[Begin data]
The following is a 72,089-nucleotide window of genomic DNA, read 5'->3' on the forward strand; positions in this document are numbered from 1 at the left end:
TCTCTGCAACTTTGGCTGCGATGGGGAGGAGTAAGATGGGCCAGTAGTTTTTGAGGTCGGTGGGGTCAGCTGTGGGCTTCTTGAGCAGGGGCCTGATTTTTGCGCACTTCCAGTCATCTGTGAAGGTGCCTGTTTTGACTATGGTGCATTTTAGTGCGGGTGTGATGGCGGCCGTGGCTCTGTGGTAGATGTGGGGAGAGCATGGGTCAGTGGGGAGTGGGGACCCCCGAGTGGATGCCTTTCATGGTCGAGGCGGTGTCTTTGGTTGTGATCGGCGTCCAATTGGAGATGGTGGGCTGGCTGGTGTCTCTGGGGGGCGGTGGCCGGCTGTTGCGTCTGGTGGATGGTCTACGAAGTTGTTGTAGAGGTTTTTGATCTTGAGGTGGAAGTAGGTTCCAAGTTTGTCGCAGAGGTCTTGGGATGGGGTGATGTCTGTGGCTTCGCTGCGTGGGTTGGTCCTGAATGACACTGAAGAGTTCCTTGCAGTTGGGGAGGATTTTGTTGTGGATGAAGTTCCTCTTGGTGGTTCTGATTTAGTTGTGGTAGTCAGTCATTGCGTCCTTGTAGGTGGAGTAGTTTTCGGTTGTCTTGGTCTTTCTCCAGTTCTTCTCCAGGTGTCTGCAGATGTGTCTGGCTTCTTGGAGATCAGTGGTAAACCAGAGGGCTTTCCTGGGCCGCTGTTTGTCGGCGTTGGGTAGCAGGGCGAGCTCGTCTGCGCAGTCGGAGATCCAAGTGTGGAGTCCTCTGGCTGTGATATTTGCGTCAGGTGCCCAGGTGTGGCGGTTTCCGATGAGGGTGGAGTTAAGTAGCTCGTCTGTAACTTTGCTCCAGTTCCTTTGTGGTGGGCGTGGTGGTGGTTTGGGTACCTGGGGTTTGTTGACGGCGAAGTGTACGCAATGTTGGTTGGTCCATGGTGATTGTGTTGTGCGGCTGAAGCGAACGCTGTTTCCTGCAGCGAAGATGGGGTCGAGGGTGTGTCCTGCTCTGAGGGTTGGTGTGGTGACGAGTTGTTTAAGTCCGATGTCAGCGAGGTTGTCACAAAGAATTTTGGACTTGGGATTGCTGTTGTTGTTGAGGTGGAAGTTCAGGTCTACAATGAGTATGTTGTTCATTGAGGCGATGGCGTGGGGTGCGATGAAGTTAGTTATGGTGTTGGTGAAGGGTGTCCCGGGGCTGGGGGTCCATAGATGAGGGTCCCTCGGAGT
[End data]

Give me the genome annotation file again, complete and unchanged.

The following is a 72,089-nucleotide window of genomic DNA, read 5'->3' on the forward strand; positions in this document are numbered from 1 at the left end:
TCTCTGCAACTTTGGCTGCGATGGGGAGGAGTAAGATGGGCCAGTAGTTTTTGAGGTCGGTGGGGTCAGCTGTGGGCTTCTTGAGCAGGGGCCTGATTTTTGCGCACTTCCAGTCATCTGTGAAGGTGCCTGTTTTGACTATGGTGCATTTTAGTGCGGGTGTGATGGCGGCCGTGGCTCTGTGGTAGATGTGGGGAGAGCATGGGTCAGTGGGGAGTGGGGACCCCCGAGTGGATGCCTTTCATGGTCGAGGCGGTGTCTTTGGTTGTGATCGGCGTCCAATTGGAGATGGTGGGCTGGCTGGTGTCTCTGGGGGGCGGTGGCCGGCTGTTGCGTCTGGTGGATGGTCTACGAAGTTGTTGTAGAGGTTTTTGATCTTGAGGTGGAAGTAGGTTCCAAGTTTGTCGCAGAGGTCTTGGGATGGGGTGATGTCTGTGGCTTCGCTGCGTGGGTTGGTCCTGAATGACACTGAAGAGTTCCTTGCAGTTGGGGAGGATTTTGTTGTGGATGAAGTTCCTCTTGGTGGTTCTGATTTAGTTGTGGTAGTCAGTCATTGCGTCCTTGTAGGTGGAGTAGTTTTCGGTTGTCTTGGTCTTTCTCCAGTTCTTCTCCAGGTGTCTGCAGATGTGTCTGGCTTCTTGGAGATCAGTGGTAAACCAGAGGGCTTTCCTGGGCCGCTGTTTGTCGGCGTTGGGTAGCAGGGCGAGCTCGTCTGCGCAGTCGGAGATCCAAGTGTGGAGTCCTCTGGCTGTGATATTTGCGTCAGGTGCCCAGGTGTGGCGGTTTCCGATGAGGGTGGAGTTAAGTAGCTCGTCTGTAACTTTGCTCCAGTTCCTTTGTGGTGGGCGTGGTGGTGGTTTGGGTACCTGGGGTTTGTTGACGGCGAAGTGTACGCAATGTTGGTTGGTCCATGGTGATTGTGTTGTGCGGCTGAAGCGAACGCTGTTTCCTGCAGCGAAGATGGGGTCGAGGGTGTGTCCTGCTCTGAGGGTTGGTGTGGTGACGAGTTGTTTAAGTCCGATGTCAGCGAGGTTGTCACAAAGAATTTTGGACTTGGGATTGCTGTTGTTGTTGAGGTGGAAGTTCAGGTCTACAATGAGTATGTTGTTCATTGAGGCGATGGCGTGGGGTGCGATGAAGTTAGTTATGGTGTTGGTGAAGGGTGTCCCGGGGCTGGGGGTCCATAGATGAGGGTCCCTCGGAGT